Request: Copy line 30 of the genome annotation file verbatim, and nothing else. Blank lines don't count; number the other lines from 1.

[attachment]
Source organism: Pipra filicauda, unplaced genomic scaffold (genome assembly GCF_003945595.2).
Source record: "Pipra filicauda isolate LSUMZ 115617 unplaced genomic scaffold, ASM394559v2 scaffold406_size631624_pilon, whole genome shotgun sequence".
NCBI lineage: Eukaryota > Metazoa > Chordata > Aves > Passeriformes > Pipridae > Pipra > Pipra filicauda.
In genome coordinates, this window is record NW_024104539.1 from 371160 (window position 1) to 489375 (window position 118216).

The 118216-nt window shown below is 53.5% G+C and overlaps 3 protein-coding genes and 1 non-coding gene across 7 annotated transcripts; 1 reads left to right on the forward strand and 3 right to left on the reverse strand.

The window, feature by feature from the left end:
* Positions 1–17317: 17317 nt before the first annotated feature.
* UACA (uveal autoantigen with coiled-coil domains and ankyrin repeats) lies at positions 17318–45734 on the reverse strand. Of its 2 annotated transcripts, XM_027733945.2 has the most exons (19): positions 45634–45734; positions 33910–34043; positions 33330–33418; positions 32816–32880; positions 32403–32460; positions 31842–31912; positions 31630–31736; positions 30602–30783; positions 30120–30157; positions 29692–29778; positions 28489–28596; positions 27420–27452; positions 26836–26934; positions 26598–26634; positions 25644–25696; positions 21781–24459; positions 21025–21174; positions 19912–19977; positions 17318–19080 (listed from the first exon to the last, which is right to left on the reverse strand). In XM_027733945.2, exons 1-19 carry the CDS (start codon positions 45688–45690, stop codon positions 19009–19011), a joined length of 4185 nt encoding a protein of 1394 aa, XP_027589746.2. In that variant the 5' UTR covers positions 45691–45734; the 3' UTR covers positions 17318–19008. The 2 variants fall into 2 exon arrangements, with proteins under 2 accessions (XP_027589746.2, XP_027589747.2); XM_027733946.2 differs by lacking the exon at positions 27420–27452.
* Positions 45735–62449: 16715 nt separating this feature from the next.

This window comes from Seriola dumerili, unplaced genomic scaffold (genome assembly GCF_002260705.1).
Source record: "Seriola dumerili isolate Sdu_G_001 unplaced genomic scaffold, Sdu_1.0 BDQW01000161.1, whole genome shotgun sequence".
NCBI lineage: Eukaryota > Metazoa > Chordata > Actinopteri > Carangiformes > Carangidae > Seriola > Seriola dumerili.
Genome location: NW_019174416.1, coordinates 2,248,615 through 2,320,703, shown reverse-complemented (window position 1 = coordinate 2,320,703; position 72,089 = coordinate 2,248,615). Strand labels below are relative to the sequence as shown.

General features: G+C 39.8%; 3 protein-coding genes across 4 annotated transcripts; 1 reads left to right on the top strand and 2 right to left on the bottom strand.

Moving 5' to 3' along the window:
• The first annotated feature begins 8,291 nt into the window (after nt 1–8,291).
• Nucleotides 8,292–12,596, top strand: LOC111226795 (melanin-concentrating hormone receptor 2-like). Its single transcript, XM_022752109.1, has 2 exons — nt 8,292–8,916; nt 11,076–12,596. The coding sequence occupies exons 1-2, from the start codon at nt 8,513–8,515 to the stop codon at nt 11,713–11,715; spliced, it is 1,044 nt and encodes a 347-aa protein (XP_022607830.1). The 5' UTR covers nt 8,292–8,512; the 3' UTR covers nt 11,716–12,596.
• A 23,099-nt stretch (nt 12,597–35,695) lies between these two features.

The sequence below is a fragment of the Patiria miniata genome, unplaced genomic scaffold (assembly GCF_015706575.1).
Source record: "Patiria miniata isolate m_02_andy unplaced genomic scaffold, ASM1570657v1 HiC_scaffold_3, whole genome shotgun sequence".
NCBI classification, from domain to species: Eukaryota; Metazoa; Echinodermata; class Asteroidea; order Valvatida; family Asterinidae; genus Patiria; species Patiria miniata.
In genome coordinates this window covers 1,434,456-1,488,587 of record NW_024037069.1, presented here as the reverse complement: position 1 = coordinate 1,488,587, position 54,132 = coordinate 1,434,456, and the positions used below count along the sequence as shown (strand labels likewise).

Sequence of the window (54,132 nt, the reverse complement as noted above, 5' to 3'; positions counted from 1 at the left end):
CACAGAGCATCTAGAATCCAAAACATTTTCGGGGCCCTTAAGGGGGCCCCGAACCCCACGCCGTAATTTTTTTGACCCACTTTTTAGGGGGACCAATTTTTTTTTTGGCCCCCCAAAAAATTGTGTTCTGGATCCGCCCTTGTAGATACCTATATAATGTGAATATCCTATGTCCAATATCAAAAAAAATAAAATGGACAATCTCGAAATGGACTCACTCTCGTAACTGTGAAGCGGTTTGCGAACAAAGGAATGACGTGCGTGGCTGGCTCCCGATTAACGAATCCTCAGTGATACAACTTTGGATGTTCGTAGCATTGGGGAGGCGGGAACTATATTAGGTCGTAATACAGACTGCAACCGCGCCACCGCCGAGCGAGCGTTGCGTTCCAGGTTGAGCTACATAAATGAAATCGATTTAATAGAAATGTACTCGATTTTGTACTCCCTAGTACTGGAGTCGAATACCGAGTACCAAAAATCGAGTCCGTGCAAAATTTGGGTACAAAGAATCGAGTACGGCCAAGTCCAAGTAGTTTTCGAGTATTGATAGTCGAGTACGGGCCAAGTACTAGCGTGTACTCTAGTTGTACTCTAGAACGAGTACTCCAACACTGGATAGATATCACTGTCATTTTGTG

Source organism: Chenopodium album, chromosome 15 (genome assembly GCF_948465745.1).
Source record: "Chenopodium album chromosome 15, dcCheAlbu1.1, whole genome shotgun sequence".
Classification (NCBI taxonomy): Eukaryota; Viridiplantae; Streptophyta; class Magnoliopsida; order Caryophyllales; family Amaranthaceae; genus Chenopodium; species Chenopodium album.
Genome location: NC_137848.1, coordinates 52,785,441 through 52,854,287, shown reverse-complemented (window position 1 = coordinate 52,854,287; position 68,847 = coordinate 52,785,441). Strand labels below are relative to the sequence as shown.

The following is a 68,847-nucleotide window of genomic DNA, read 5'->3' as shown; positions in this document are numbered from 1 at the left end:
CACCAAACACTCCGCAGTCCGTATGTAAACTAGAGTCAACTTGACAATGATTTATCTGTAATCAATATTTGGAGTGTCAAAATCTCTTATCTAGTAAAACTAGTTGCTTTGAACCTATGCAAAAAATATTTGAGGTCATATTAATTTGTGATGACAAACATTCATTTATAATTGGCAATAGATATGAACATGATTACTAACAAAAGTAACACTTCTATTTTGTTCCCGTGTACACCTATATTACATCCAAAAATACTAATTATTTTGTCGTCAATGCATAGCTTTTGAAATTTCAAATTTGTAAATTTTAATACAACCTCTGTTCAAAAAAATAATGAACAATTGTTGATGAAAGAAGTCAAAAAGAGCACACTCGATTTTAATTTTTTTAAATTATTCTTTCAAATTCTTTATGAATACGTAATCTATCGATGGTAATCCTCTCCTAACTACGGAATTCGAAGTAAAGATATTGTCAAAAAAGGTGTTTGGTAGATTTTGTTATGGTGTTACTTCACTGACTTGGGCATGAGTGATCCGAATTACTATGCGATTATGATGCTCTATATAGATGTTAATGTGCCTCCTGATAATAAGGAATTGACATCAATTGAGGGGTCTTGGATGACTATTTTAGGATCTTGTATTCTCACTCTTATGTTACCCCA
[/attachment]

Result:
CACCAAACACTCCGCAGTCCGTATGTAAACTAGAGTCAACTTGACAATGATTTATCTGTAATCAATATTTGGAGTGTCAAAATCTCTTATCTAGTAAAACTAGTTGCTTTGAACCTATGCAAAAAATATTTGAGGTCATATTAATTTGTGATGACAAACATTCATTTATAATTGGCAATAGATATGAACATGATTACTAACAAAAGTAACACTTCTATTTTGTTCCCGTGTACACCTATATTACATCCAAAAATACTAATTATTTTGTCGTCAATGCATAGCTTTTGAAATTTCAAATTTGTAAATTTTAATACAACCTCTGTTCAAAAAAATAATGAACAATTGTTGATGAAAGAAGTCAAAAAGAGCACACTCGATTTTAATTTTTTTAAATTATTCTTTCAAATTCTTTATGAATACGTAATCTATCGATGGTAATCCTCTCCTAACTACGGAATTCGAAGTAAAGATATTGTCAAAAAAGGTGTTTGGTAGATTTTGTTATGGTGTTACTTCACTGACTTGGGCATGAGTGATCCGAATTACTATGCGATTATGATGCTCTATATAGATGTTAATGTGCCTCCTGATAATAAGGAATTGACATCAATTGAGGGGTCTTGGATGACTATTTTAGGATCTTGTATTCTCACTCTTATGTTACCCCA